Ghana remains destination of choice — Australian Trade Commission
The Australian Trade Commission, the agency which promotes Australian business interests abroad and backward invesment flows to Australia, says Ghana remains a destination of choice for many of its companies, including prospective ones.
The Senior Trade Commissioner in charge of Africa, Mr John Madew, told the Daily Graphic that the growing interest of Australian companies in Ghana and other West African countries had led to increasing trade volumes between the two countries.
This comes at the back of the general dwindling trend in Foreign Direct Investments across the world, especially into West Africa.
Last year, Australian exports to Ghana totalled $260 million, mostly in industrial goods and mining supplies, as against Ghana’s $6 million exports, mostly in raw materials, including cocoa and timber.
He said the trade commission had identified investments in natural resources, agribusiness and education as the main opportunity areas for Australian investors, as they had the capability and expertise in those areas.
“One of the things we look at in countries we operate is to match the needs of the countries with areas that Australia is best in. For Ghana, these are the areas that come in readily,” Mr Madew said.
Most Australian companies in Ghana are in the mining sector, as well as other high-end product and machinery supplies. The trade commission is, however, helping the private sector to take advantage of other areas in its quest to trade more with Africa.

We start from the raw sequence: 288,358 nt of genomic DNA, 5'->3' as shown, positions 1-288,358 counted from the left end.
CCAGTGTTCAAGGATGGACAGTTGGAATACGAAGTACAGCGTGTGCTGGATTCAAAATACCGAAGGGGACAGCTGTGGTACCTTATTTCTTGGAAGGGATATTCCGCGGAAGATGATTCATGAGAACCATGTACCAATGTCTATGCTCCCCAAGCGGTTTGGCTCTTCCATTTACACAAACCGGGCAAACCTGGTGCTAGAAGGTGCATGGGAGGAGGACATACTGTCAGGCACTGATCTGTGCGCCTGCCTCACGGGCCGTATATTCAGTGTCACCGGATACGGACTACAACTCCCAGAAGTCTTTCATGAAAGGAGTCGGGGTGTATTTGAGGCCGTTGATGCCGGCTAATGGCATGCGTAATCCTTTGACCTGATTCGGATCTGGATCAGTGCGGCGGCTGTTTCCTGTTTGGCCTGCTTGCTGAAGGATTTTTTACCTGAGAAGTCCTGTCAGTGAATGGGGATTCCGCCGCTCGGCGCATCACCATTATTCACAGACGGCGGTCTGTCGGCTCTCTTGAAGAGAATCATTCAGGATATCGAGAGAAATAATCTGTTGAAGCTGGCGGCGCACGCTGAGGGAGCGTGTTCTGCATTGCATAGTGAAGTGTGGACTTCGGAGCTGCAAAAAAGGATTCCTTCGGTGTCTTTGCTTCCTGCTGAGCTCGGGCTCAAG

Australia has vast expertise capacity in mining and mining supplies, manufacturing and agro processing, education and financial services. Its educational system is among the first four quality ones in the world, and its $1.4 trillion pension funds being managed makes it the fourth largest in the world.
The Marconi Bank, the most successful Australian bank, has infrastructure projects across Africa, including one in Ghana. The trade commission officials said the bank was still interested in financing more projects in areas it found viable.
Mr Madew, however, said Ghana, like many African countries, lacked reliable infrastructure, statistical information and data for decision making, as well as the of highly skilled workforce and that needed to be addressed.
He said Australia was therefore ready to assist the country through private sector partnerships to close such gaps.
Already, as part of its Africa strategy, Australia is offering scholarships to 1,000 African students this year, including Ghanaians, to study post-graduate courses in Australian universities.
Mr Gordon Chakaodza, the Trade Commissioner, West Africa, who is based in Ghana, said the commission had been helping companies with support information and seminars on opportunities and challenges in Ghana.
He was happy to report that three out of over 20 companies that participated in the Australian Mining Mission to West Africa had already started operations in the country.
Mr Chakaodza was hopeful that the Ghana-Australia relationship, particularly in trade and investment, would soar higher in the years ahead.
By Samuel Doe Ablordeppey/Daily Graphic/Ghana